Thai hotels urge reform of unfair land and building tax rates

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Hotels are calling for a revision of the property tax calculation based on land appraisal prices and business income to address the uneven recovery within the hospitality industry.

President of the Thai Hotels Association (THA) Thienprasit Chaiyapatranun highlighted that the land and building tax remains a significant challenge for hotel operators. This year, the full rate is set to be collected, following a 15% discount in 2023 and a 90% reduction during the pandemic.

The existing rate, calculated based on land appraisal prices, is deemed unfair by Thienprasit. He noted that many hotels are unable to achieve pre-pandemic revenue levels or have yet to fully resume operations despite facing higher fixed costs.

He states that the rationale behind the land tax is to maximise land usage by encouraging landlords to utilise vacant plots to avoid a high tax levy.

However, he points out that this scheme is not feasible for hotels, as small and large hotels in the same location pay the same rate, though their earnings vary greatly.

Thienprasit then focuses on illegal hotels and their tax avoidance practices, meanwhile, licenced hotels continue to pay a higher tax amount, urging the government to adopt a hybrid model that considers earnings alongside the land appraisal price.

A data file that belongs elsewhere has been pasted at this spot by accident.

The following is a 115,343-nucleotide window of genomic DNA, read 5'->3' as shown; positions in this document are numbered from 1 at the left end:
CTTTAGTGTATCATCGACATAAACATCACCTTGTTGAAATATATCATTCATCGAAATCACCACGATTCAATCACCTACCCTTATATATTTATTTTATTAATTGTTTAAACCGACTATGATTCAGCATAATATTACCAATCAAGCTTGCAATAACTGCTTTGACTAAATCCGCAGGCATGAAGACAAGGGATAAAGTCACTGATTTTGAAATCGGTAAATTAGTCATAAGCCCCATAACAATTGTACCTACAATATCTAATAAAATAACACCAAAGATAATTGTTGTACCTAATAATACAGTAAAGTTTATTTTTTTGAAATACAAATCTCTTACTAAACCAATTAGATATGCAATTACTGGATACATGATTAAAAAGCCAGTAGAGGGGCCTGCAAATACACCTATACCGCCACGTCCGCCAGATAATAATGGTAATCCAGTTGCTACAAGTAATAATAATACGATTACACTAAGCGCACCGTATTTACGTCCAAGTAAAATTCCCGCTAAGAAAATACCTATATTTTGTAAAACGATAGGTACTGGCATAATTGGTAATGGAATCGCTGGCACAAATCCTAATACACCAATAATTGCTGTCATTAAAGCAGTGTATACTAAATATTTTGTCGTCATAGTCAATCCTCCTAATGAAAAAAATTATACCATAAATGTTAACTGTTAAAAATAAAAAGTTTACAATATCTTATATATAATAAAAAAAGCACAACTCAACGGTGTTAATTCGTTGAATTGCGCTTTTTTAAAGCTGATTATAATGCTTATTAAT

THA board advisor La-iad Bungsrithong mentioned that hotels in Chiang Mai face a greater burden compared to prime tourism provinces like Bangkok and Phuket due to the slower recovery, combined with the land tax collection and the 400-baht minimum wage.

Despite the land appraisal price in Chiang Mai being lower than in Bangkok, operators continue to struggle with revenue management due to factors such as unrecovered air traffic, slow bookings during the low season, and negative tourism sentiment caused by PM2.5 smog, all of which restrict tourism income.

The plan to increase the minimum wage to 400 baht nationwide will further escalate hotel operation costs by 14 to 15%, as hotel operators will need to raise salaries across all job positions for fair practice, said La-iad.

“Employers would need time to adjust their employment structure and adopt technology or train staff to work in multiple roles. If most hotels cannot cope with rising costs, more layoffs will be seen in the future.”

She acknowledged that elevating workers’ quality of life is a commendable initiative but urged the government to assist by lowering other expenses, such as energy prices, reported Bangkok Post.

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